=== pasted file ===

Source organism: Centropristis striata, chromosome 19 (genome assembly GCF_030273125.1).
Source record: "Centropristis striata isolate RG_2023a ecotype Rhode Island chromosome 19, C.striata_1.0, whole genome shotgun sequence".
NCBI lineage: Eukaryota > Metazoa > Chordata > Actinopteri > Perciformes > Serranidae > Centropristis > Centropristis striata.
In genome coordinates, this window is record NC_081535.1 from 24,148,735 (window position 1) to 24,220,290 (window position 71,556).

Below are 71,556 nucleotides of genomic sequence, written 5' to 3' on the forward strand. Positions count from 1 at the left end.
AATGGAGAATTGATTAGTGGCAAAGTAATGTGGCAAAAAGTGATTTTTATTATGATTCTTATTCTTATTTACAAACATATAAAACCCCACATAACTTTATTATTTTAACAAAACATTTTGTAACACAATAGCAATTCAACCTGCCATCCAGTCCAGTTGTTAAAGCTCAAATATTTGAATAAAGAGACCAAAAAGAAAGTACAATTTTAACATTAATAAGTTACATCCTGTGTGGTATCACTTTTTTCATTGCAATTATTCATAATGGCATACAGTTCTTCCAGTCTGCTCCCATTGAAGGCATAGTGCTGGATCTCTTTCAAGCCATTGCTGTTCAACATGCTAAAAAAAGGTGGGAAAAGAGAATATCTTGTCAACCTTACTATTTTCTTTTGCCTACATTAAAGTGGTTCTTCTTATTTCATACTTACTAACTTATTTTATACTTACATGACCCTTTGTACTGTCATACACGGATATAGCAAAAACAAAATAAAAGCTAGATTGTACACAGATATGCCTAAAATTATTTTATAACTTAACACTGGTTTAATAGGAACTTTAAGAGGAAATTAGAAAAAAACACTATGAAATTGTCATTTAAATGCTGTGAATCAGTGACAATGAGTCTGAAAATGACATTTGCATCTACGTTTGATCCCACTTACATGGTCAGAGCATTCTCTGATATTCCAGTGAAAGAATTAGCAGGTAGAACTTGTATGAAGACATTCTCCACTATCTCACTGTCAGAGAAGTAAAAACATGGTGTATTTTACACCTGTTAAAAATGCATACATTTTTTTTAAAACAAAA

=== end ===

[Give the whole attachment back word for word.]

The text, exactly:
Source organism: Centropristis striata, chromosome 19 (genome assembly GCF_030273125.1).
Source record: "Centropristis striata isolate RG_2023a ecotype Rhode Island chromosome 19, C.striata_1.0, whole genome shotgun sequence".
NCBI lineage: Eukaryota > Metazoa > Chordata > Actinopteri > Perciformes > Serranidae > Centropristis > Centropristis striata.
In genome coordinates, this window is record NC_081535.1 from 24,148,735 (window position 1) to 24,220,290 (window position 71,556).

Below are 71,556 nucleotides of genomic sequence, written 5' to 3' on the forward strand. Positions count from 1 at the left end.
AATGGAGAATTGATTAGTGGCAAAGTAATGTGGCAAAAAGTGATTTTTATTATGATTCTTATTCTTATTTACAAACATATAAAACCCCACATAACTTTATTATTTTAACAAAACATTTTGTAACACAATAGCAATTCAACCTGCCATCCAGTCCAGTTGTTAAAGCTCAAATATTTGAATAAAGAGACCAAAAAGAAAGTACAATTTTAACATTAATAAGTTACATCCTGTGTGGTATCACTTTTTTCATTGCAATTATTCATAATGGCATACAGTTCTTCCAGTCTGCTCCCATTGAAGGCATAGTGCTGGATCTCTTTCAAGCCATTGCTGTTCAACATGCTAAAAAAAGGTGGGAAAAGAGAATATCTTGTCAACCTTACTATTTTCTTTTGCCTACATTAAAGTGGTTCTTCTTATTTCATACTTACTAACTTATTTTATACTTACATGACCCTTTGTACTGTCATACACGGATATAGCAAAAACAAAATAAAAGCTAGATTGTACACAGATATGCCTAAAATTATTTTATAACTTAACACTGGTTTAATAGGAACTTTAAGAGGAAATTAGAAAAAAACACTATGAAATTGTCATTTAAATGCTGTGAATCAGTGACAATGAGTCTGAAAATGACATTTGCATCTACGTTTGATCCCACTTACATGGTCAGAGCATTCTCTGATATTCCAGTGAAAGAATTAGCAGGTAGAACTTGTATGAAGACATTCTCCACTATCTCACTGTCAGAGAAGTAAAAACATGGTGTATTTTACACCTGTTAAAAATGCATACATTTTTTTTAAAACAAAA